Have you learnt to say ‘no’?

Being assertive by saying ‘no’ to friends and family was always such a challenge for me. Even when it was so inconvenient, my normal reaction to a request was to say ‘yes’ because I had been told that I had to put others before me, or I would be considered as selfish. I believed that it was the only way to be accepted. When, eventually, I started learning to say ‘no’, it was just like when I learnt to drive: I was all over the place.

Learning a new skill takes time and effort. We learn by repetition; the more we do it, the better we become. Practice makes perfect, or at least it makes you more proficient. But when we learn certain life skills, such as being assertive, finding the balance as to how and when to apply these techniques becomes essential and fundamental to the success and good use of them.

Learning to say ‘no’ to others is showing competence in the art of caring for oneself. Too often we are taught that someone else’s needs should come first. Selfishness is a flaw while altruism is a quality, we are told. What we are not taught, however, is the difference between caring for oneself, or being ‘self-ish’, and being self-serving or self-absorbed and egoistic. Caring about our needs is showing love towards ourselves, and when you learn to love yourself, miracles happen in every area of your life.

But what happens once you realise the importance of caring for yourself and saying ‘no’ to others?

I remember when I finally understood that I had to learn to prioritise my needs, too, and not just be a ‘good daughter’, or a ‘good sister’ or a ‘good friend’ or simply being good to others. I learnt, finally, that I was worth saying ‘yes’ to, and sometimes it was necessary to say ‘no’ to others.

In my eagerness to change this and show that I could finally care about myself, I started saying ‘no’ to more things than I wanted. I went from one extreme to the other, without realising what was happening. I was keen to practise my new learnt skill; not doing so felt like I reverted to my old self, allowing others to come first at all cost.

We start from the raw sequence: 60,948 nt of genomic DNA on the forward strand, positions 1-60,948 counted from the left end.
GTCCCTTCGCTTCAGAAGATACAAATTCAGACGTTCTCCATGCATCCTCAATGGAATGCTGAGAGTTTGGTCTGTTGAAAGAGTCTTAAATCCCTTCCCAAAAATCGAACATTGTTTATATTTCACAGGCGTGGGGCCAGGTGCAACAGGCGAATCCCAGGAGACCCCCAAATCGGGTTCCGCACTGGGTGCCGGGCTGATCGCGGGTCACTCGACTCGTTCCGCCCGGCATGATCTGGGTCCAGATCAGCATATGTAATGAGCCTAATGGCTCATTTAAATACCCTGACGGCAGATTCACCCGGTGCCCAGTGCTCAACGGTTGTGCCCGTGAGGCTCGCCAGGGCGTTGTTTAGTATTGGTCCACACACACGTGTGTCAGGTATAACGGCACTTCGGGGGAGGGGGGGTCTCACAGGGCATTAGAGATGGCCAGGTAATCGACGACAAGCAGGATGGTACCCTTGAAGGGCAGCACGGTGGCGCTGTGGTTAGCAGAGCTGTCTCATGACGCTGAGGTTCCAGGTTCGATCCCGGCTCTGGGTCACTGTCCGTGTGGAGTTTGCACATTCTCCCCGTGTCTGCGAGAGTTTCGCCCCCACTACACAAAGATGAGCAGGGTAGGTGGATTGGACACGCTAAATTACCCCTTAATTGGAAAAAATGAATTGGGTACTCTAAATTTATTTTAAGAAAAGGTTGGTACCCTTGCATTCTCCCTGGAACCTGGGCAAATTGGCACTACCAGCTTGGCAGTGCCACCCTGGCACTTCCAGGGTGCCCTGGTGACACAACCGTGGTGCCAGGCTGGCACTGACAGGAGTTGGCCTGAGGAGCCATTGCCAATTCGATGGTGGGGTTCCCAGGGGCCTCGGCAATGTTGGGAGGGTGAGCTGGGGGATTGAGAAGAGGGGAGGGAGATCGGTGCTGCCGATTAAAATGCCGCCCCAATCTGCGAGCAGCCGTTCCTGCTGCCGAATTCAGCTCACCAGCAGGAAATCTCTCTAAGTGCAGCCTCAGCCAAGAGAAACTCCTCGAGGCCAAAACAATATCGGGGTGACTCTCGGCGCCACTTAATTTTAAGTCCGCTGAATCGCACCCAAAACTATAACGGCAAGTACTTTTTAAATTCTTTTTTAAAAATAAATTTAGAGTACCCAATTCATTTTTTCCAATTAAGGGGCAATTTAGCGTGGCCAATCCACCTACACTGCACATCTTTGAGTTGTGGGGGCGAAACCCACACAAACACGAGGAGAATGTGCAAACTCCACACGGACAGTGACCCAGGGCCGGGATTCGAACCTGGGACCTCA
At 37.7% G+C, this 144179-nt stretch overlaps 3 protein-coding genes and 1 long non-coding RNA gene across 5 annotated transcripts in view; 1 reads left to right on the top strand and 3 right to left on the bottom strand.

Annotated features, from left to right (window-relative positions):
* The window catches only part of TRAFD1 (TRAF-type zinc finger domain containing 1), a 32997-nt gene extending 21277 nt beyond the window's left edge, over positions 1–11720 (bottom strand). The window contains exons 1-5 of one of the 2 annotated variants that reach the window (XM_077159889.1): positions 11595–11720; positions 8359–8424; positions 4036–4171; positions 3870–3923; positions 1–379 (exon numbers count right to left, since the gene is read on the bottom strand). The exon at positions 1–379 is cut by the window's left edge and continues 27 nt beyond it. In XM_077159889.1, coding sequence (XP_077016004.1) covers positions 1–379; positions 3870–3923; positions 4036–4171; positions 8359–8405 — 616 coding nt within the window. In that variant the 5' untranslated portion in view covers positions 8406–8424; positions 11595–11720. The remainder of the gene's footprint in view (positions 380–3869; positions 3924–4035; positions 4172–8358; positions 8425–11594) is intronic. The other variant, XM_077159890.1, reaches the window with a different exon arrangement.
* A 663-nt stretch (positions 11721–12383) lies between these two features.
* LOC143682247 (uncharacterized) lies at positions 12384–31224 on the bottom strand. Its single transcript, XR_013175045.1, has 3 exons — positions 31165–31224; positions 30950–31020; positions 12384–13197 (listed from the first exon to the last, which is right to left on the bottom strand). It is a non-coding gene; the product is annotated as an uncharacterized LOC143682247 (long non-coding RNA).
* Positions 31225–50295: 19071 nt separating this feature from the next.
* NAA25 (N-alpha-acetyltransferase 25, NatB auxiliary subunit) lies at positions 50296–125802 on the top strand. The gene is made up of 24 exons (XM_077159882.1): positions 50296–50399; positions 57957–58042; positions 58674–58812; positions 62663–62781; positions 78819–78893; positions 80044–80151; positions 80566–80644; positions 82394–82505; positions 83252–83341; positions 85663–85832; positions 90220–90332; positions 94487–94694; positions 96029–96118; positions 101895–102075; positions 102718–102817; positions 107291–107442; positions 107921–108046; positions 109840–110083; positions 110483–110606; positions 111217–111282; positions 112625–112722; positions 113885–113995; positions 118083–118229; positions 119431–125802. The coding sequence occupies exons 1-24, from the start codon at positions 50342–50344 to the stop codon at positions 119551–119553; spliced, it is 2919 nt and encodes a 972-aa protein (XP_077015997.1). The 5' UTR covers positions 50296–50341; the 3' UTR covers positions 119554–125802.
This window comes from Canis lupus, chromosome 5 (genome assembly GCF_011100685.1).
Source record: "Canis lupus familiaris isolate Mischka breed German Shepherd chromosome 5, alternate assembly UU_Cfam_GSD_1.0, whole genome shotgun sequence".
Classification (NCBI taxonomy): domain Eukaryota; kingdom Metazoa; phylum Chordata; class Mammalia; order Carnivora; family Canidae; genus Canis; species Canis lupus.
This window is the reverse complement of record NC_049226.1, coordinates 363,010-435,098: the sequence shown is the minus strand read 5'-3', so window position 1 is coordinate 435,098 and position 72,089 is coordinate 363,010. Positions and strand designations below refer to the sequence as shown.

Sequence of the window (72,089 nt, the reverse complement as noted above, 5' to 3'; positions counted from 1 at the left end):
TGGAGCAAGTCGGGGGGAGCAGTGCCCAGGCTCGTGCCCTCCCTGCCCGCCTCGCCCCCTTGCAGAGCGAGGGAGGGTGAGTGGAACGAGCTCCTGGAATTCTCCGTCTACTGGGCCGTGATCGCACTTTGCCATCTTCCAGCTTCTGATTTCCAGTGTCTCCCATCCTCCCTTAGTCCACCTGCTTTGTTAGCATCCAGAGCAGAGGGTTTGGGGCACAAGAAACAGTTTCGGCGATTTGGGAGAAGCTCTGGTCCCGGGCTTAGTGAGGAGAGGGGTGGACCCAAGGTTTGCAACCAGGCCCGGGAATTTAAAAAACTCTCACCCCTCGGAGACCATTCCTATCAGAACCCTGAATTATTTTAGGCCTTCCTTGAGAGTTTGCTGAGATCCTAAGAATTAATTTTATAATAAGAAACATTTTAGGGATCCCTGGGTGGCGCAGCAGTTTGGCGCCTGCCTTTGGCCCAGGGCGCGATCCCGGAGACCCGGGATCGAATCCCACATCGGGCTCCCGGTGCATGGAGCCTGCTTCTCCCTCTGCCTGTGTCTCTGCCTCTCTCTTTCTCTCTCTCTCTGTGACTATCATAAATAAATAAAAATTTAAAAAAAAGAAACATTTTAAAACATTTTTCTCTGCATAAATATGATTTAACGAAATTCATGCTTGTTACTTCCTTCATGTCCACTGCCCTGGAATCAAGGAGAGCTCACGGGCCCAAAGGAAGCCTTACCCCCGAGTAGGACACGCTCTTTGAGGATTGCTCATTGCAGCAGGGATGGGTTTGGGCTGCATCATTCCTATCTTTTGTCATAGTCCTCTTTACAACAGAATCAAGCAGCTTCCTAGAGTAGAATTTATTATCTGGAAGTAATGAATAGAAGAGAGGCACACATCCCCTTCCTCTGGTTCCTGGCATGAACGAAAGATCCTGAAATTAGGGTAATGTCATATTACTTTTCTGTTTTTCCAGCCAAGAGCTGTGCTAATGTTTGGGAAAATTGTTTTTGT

I was on a mission! Saying ‘no’ to people was challenging at first, and not a natural way of behaving for me, but I did it as much as I could, maybe even too much. With time, however, I learnt to assess and adjust each situation.

When you learn to say ‘no’, you might be tempted to say ‘no’ to everything. Not because you have become self-absorbed and egotistic, not wanting to help those around you anymore, but because you have discovered that, after years of putting yourself last, you can be kind to yourself. You no longer want to neglect your wishes and desires.

In the process of learning how to apply this skill effectively, you might tip the scale to the opposite direction. You start looking at every situation that arises as a test, and you want to show the world that you are learning to love yourself. But although practice makes perfect, it is vital to understand how to apply this new found art.

You are worthy to say ‘yes’ to yourself.

Somehow, we mistake aggressive for assertive. We don’t mean to, of course, but it is a natural step towards healing. With time we learn to balance this out. We learn that we can say ‘no’ to others, only when it requires a ‘no’, because the other times, we continue being willing to help. We just learn that being assertive is assessing the situation and giving the appropriate answer, in a kind way.

You are a magnificent extension of Source, and you are worthy to say ‘yes’ to yourself. After all, when people around you accuse you of being selfish for not saying ‘yes’ to them, what do you think they are doing? Putting their own needs before yours! Isn’t that being self-centered? So, why would their needs be always more important than yours?

Being assertive is learning to be kind to yourself. When you are able to say ‘no’ to others in a loving way, leaving the door open for future requests, you give the people around you permission to do the same. They will start saying what they mean, and meaning what they say, feeling safe in your friendship. You will be an example, not only to friends but to your family, and your children will be able to learn self-respect and respecting others’ needs.

Eva xox